Vinyl chloride (VC) – a proven human carcinogen [1] – and other chloroethenes, such as trichloroethene (TCE) and tetrachloroethene (PCE), are among the most frequently detected groundwater contaminants in the United States of America and other industrialized countries [2]. Some members of a deeply branching Chloroflexi subphylum, the Dehalococcoides (Dhc), exhibit the unique ability to completely reduce these chloroethenes to ethene via VC as intermediate [3], thereby mediating a critical step in bioremediation of contaminated aquifers and subsurface environments [2]. Dhc are strictly anaerobic microorganisms with a highly specialized catabolism that is apparently restricted to organohalide respiration with molecular hydrogen as electron donor [3][6]. Despite some successful exploitation of Dhc activity for bioremediation, exploration of Dhc biology has been limited due to slow growth (doubling times in the laboratory between 19 hours [3] and 57 hours [7]), low per-cell biomass, as well as the absence of techniques for genetic manipulation.

Organohalide respiration in Dhc is catalyzed by heterodimeric, membrane-bound enzymes of about 500 aa in length, known as ‘reductive dehalogenases’ (RDases). The catalytically active ‘A’ subunit is believed to be anchored to the outside of the cytoplasmic membrane by a small (∼100 aa) predicted integral membrane ‘B’ subunit [8]. Two Dhc genome sequences of isolates that cannot respire VC revealed many full-length non-identical reductive dehalogenase homologous genes (rdhAB) per genome; 17 in D. ethenogenes strain 195 [9] and 32 in Dhc strain CBDB1 [10]. These genome sequences revealed a bias in the location of rdhAB and associated genes toward the origin of replication (Ori) and the leading strand [9],[10]. Several of these rdhAB were also found to be located nearby or within integrated elements (IEs) [11] or have a highly unusual codon bias [12] indicating possible horizontal acquisition. Culture-based studies have shown that strains 195 and CBDB1 contribute to dechlorination of a variety of priority pollutants including polychlorinated ethenes [13], benzenes [14], phenols [15], dibenzo-p-dioxins [16], dibenzofurans, biphenyls, and naphthalenes [14]. Notably, strain CBDB1 does not respire chloroethenes [5], and strain 195 cannot respire VC, instead exhibiting a slow cometabolic VC reduction activity [17].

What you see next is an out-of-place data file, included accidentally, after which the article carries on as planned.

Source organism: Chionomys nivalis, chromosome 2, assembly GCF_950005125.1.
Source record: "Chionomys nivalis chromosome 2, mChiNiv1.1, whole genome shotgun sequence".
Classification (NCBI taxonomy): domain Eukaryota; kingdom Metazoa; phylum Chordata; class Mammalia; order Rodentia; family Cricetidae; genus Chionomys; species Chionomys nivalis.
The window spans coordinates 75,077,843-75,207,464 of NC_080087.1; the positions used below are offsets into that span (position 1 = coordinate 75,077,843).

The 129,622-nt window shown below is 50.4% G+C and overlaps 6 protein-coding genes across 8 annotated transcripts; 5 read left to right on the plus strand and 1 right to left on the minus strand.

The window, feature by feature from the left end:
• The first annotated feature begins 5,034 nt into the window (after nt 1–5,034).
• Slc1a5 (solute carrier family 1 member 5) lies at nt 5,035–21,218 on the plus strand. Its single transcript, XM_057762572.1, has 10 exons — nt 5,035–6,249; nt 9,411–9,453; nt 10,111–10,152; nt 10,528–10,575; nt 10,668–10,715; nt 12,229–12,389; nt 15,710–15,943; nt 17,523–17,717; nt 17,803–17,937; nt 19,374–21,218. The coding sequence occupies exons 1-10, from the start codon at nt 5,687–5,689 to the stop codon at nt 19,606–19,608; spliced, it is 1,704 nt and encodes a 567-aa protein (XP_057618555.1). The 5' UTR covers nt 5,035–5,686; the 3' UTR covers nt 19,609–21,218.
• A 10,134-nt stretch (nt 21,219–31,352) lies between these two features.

Efforts to isolate microorganisms that can couple growth with VC dechlorination have resulted in the isolation of Dhc strains VS [18] and BAV1 [19], both of which share highly similar (>99% identical) 16S rRNA gene sequences with strains 195 and CBDB1. The VC RDases responsible for catalyzing VC transformation to ethene have been identified biochemically in strain VS [20], and are encoded by vcrAB in strain VS [20] and bvcAB in strain BAV1 [21]. To further understand Dhc genome organization and the genetic adaptations that led to VC respiration, we determined the complete genome sequence of Dhc strains VS and BAV1. To our knowledge, these are the first genome sequences of microorganisms able to grow by reductive dehalogenation of VC, a critical step for bioremediation of sites impacted by chlorinated ethenes [1]. Comparison between these VC respiring Dhc strains revealed that the VC RDase genes, vcrAB and bvcAB, are each located on distinct genomic islands (GEIs) at disparate locations of their respective genome, suggesting that the genetic basis for VC reduction was horizontally acquired in both strains through independent events. We also show that the integration site for the vcr-GEI is not unique to this GEI nor to strain VS, but instead appears to be an integration site associated with many other strain-specific rdhA in strains VS, 195, and CBDB1.

Similar to comparative analyses between other closely related, free-living bacteria (for example, [22],[23]), this four-way comparison of Dhc strains reveals that many strain-specific genes occur in a limited number of continuous segments and GEIs. Unlike those genomes, however, the GEIs and other strain-specific segments of Dhc are further clustered mainly within two regions positionally analogous to the ‘less-structured regions’ that flank the Ori-macrodomain in Escherichia coli [24]. These High Plasticity Regions include most examples of interruptions to core synteny between the four strains, including genomic rearrangements, IS elements and other repeated elements, insertions and deletions, as well as rdhAB. These HPRs reflect rapid evolutionary dynamics toward a presumed respiratory-niche diversification that contrasts an otherwise remarkably small and stable genome that, at 1.3–1.5 Mbp, is among the smallest of known free-living microorganisms [25]. This compartmentalization of genome dynamics to catabolism-associated Ori-flanking HPRs indicates an unusual biological solution to the opposing evolutionary pressures for genome streamlining and respiratory diversification.